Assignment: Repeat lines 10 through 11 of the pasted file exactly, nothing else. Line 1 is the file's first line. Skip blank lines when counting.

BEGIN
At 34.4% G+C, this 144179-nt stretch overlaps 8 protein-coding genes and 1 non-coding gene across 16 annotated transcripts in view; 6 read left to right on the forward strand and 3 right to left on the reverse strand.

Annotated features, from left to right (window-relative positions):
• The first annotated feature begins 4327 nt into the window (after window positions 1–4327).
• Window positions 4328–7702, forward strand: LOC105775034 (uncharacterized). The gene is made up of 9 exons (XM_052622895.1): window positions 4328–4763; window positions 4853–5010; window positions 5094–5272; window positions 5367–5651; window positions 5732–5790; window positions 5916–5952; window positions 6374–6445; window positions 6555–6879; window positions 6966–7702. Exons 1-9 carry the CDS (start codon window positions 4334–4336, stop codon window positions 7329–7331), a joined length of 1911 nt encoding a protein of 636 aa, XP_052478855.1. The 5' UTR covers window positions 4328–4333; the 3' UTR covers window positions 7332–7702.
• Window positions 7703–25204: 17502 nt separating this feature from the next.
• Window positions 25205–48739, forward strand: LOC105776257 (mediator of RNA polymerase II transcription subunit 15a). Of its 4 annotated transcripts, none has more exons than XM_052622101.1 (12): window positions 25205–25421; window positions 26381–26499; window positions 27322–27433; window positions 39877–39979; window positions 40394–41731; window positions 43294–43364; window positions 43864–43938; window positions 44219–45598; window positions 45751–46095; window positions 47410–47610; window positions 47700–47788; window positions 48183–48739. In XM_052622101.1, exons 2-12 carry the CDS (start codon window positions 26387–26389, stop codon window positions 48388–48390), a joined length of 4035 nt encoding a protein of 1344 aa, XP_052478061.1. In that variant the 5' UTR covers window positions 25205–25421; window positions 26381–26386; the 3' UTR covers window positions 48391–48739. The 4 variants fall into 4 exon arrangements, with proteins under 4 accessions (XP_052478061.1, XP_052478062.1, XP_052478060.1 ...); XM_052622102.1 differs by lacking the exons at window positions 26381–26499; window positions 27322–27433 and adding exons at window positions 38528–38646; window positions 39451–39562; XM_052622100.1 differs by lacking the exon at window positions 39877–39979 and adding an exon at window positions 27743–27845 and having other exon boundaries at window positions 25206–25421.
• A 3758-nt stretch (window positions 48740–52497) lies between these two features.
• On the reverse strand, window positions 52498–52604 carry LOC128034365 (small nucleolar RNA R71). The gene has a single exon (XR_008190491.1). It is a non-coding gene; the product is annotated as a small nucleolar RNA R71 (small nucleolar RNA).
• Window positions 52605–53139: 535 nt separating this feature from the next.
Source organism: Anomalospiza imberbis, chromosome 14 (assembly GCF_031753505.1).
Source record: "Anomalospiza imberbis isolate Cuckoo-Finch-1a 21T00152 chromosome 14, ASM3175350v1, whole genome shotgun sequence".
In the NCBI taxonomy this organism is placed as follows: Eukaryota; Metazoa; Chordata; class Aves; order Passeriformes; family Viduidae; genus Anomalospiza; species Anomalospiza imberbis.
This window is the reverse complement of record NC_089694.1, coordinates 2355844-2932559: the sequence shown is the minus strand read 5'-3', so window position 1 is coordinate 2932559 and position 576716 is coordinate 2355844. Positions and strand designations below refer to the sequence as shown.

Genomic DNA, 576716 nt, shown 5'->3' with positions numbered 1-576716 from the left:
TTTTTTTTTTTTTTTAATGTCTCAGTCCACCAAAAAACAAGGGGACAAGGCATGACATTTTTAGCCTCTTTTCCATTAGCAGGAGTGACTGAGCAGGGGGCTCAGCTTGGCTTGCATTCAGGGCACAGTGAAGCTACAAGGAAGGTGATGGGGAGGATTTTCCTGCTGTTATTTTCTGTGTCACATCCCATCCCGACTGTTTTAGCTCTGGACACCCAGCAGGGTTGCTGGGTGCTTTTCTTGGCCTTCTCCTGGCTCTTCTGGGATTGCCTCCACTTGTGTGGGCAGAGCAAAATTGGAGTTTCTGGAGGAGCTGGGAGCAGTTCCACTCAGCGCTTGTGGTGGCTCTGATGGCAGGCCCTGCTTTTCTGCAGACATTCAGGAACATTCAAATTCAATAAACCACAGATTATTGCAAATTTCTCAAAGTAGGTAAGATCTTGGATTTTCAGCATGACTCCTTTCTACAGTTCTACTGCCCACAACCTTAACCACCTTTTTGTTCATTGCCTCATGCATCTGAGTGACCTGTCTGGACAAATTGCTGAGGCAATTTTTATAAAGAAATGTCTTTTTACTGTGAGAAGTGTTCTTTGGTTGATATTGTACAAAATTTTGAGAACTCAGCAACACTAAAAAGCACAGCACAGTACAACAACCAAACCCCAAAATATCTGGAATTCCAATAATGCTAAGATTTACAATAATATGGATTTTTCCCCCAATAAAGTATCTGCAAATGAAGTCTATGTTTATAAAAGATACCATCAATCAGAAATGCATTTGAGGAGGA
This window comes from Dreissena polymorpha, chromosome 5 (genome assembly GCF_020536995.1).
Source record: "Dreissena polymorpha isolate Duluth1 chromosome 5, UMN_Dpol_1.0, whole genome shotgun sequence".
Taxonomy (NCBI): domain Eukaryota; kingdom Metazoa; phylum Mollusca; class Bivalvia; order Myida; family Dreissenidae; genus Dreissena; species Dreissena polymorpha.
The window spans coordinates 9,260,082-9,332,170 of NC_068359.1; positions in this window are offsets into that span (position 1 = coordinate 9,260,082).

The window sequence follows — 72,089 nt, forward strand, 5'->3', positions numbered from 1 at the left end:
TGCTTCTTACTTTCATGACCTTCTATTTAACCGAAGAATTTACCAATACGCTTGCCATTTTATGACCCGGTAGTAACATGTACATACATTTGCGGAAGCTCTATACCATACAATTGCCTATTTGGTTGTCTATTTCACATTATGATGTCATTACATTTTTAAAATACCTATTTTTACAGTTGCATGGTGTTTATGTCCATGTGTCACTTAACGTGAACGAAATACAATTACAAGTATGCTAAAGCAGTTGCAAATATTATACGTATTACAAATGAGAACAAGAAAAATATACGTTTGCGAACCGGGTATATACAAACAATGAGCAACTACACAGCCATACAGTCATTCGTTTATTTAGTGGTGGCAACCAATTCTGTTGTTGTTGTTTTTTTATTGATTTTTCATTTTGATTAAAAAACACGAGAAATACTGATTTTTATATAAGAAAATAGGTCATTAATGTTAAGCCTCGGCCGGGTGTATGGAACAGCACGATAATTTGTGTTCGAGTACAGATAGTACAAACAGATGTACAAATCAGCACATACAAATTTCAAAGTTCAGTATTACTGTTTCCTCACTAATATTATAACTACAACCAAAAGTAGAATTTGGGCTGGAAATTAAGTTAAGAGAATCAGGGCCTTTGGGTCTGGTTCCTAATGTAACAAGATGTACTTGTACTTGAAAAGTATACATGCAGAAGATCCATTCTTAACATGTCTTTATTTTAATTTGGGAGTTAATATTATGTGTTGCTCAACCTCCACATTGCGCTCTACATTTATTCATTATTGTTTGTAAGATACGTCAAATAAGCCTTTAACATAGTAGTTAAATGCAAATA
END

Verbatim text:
Source organism: Anomalospiza imberbis, chromosome 14 (assembly GCF_031753505.1).
Source record: "Anomalospiza imberbis isolate Cuckoo-Finch-1a 21T00152 chromosome 14, ASM3175350v1, whole genome shotgun sequence".